BREAKING NEWS Twice as many CA drivers cited for traveling at more than 100 mph this year Full Story
BREAKING NEWS North State Covid-19 updates: 91 new cases in Sutter County Full Story
STREAMING NOW: Watch Now

3 TVs that could change how you watch movies

Televisions often aren't very exciting. They're flat black rectangles you tend to forget about when a show or movie s...

Posted: Jan 10, 2018 1:35 PM
Updated: Jan 10, 2018 1:35 PM

Televisions often aren't very exciting. They're flat black rectangles you tend to forget about when a show or movie starts playing.

But at CES 2018, the annual tech show happening this week in Las Vegas, manufacturers are still trying to generate buzz for their lineup of TVs coming later this year. The show also features futuristic concepts, such as a display you can roll up like wrapping paper and hide away.

Those types of displays are more of a PR stunt for companies rather than a real product launch, according to Jim Nail, an analyst at research firm Forrester.

"They are clearly PR fodder for the companies," he told CNN Tech. "TV manufacturers are still casting about for what will trigger the next replacement cycle of TVs, since flat screens have now pretty fully penetrated the market."

Related: CES 2018 kicks off with oddball gadgets

But even though some of these TVs may not be available for purchase, they can point to what might come in the future, according to Patrick Moorhead, president of tech analysis firm Moor Insights & Strategy.

"Every year, TV manufacturers will show off aspirational products," he said.

Here's a look at some of the flashiest TVs at CES this year.

Rollable display

LG Display -- an affiliate of LG Electronics -- unveiled a sleek prototype of its latest rolling screen technology. By pressing a button, you can lower the screen into a box, where it wraps around a metal cylinder, kind of like a window blind.

The 4K OLED display looks like a normal TV screen, but the back has small vertical slats which allow it to roll.

LG Display showed off a smaller 18-inch version of the rolling screen at CES last year.

However, don't expect to see this TV in retail stores anytime soon. LG Displays sells the technology directly to display manufacturers -- they will decide if they want to use it for their own products.

Related: LG Display's 65-inch TV rolls up like wrapping paper

As big as a wall

Samsung's 146-inch TV is appropriately named: the company calls it The Wall.

It says the device is its first-ever MicroLED television for consumers. A big draw is that it's modular, which means users can customize the size and shape of the screen by adding or removing sections of it. And doing so won't compromise the display's quality, according to Samsung.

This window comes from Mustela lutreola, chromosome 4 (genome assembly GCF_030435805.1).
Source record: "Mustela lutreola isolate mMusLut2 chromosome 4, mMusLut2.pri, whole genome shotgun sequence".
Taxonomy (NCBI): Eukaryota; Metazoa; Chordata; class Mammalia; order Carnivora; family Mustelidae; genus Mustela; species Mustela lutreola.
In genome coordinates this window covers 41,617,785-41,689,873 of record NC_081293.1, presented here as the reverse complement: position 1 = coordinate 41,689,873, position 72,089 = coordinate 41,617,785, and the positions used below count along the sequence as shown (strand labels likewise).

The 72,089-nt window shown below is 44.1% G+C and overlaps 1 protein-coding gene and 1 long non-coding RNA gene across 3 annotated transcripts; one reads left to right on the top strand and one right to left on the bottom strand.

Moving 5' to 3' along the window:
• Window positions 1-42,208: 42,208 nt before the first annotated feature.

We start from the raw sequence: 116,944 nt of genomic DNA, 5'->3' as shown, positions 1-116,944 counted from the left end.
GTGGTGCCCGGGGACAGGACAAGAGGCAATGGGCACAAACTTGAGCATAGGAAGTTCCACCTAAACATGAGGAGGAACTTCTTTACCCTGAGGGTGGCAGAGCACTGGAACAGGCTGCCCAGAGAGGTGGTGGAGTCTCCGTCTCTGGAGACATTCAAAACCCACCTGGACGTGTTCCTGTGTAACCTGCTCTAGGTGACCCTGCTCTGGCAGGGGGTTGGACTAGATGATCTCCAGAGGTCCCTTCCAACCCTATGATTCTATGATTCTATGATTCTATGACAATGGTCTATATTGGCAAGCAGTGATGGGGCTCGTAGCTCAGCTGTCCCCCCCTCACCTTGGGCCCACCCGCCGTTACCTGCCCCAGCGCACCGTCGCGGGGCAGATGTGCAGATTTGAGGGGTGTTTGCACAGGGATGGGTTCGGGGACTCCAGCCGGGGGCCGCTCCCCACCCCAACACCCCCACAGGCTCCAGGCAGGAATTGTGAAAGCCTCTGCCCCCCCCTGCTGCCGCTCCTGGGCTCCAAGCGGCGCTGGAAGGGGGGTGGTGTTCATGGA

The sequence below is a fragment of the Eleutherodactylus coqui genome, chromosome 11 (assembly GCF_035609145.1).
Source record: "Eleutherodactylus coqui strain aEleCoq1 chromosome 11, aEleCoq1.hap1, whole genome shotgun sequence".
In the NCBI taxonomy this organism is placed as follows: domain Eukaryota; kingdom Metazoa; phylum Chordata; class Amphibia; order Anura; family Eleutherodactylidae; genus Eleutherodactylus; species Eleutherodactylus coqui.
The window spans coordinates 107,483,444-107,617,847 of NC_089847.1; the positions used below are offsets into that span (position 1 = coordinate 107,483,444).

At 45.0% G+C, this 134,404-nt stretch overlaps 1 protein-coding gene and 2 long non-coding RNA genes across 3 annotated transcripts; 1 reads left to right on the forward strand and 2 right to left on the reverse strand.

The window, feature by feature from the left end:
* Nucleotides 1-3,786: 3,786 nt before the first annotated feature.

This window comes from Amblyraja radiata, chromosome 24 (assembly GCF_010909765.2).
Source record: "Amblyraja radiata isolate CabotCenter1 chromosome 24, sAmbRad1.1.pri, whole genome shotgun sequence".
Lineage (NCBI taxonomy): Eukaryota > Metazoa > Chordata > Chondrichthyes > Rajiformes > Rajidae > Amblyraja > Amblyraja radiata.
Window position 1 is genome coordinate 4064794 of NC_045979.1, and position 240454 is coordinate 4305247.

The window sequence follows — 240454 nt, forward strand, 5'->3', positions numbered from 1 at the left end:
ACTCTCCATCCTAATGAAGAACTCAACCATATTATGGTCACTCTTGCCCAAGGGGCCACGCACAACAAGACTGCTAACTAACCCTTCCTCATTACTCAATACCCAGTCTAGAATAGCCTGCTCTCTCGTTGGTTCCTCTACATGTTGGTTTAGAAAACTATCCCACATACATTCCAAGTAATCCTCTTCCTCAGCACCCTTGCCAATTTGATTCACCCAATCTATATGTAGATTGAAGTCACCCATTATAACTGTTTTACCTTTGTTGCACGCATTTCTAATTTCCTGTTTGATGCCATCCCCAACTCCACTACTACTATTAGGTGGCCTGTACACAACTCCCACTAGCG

MicroLED is a self-emitting technology. The panel is made up of millions of micro-sized chips that emit light individually. It doesn't require color filters or backlighting.

Related: Why is everyone so excited about Nvidia?

The technology will eventually allow for so-called wallpaper screens, which are displays that cover an entire wall of any shape or size, said James McQuivey, a Forrester analyst.

"On a wall screen, you can watch TV, designating any section or portion of the display to act like a TV," he said. "But the rest of the wall can continue to display other things: family memories, simulated decor, or the avatars of family members watching remotely."

Pricing for the TV has not yet been announced. It will be available later this year.

The first TV with Google Assistant built in

LG's new TVs are the first to have Google Assistant entirely built in.

You can ask the voice assistant to search for movies, play your favorite show, do a Google Search or read you the weather from your TV.

While voice assistants may not be as flashy as a TV the size of a wall, they are a useful feature for consumers, according to Forrester's Nail.

"Consumers are telling us it is difficult and confusing to try to find what they want to watch," he said. "The addition of a voice assistant provides an answer to an actual consumer problem."

Related: Google's assistant now works on smart speakers with screens

Other TVs also have voice control features. For example, you can ask Alexa to search for movies or play Amazon content on a Fire TV.

LG's new line of 4k OLED TVs range in size from 55 to 77 inches.

California Coronavirus Cases

Data is updated nightly.

Cases: 1160940

Reported Deaths: 18968
CountyCasesDeaths
Los Angeles3783237543
San Bernardino884531129
Riverside836851434
San Diego75305988
Orange731521559
Kern39721447
Fresno37021477
Sacramento35143557
Santa Clara32049470
Alameda28225502
San Joaquin25318504
Contra Costa23146258
Stanislaus21145422
Tulare20352305
Ventura18637175
Imperial15725356
San Francisco14874160
Monterey14354116
San Mateo13707170
Sonoma11712157
Merced11460179
Santa Barbara11166135
Kings1035987
Solano1003681
Marin7621129
Placer622468
Madera604785
San Luis Obispo588535
Shasta460147
Yolo447674
Santa Cruz413228
Butte381259
Sutter305715
Napa290417
El Dorado20914
Yuba194810
San Benito178416
Lassen17153
Tehama156525
Mendocino146822
Nevada11639
Glenn8837
Lake87719
Tuolumne8738
Humboldt8199
Colusa6826
Siskiyou5822
Mono5093
Amador47016
Calaveras46622
Del Norte2981
Inyo28316
Plumas1920
Trinity1360
Mariposa1242
Modoc1190
Alpine470
Sierra190
Unassigned00
Chico
Clear
63° wxIcon
Hi: 64° Lo: 36°
Feels Like: 63°
Oroville
Clear
62° wxIcon
Hi: 63° Lo: 38°
Feels Like: 62°
Paradise
Clear
63° wxIcon
Hi: 57° Lo: 39°
Feels Like: 63°
Chester
Clear
38° wxIcon
Hi: 42° Lo: 26°
Feels Like: 38°
Red Bluff
Clear
63° wxIcon
Hi: 64° Lo: 40°
Feels Like: 63°
Willows
Clear
63° wxIcon
Hi: 65° Lo: 41°
Feels Like: 63°
Your Thanksgiving will be sunny & breezy with mild temperatures.
KHSL Severe
KHSL Radar
KHSL Temperatures

Community Events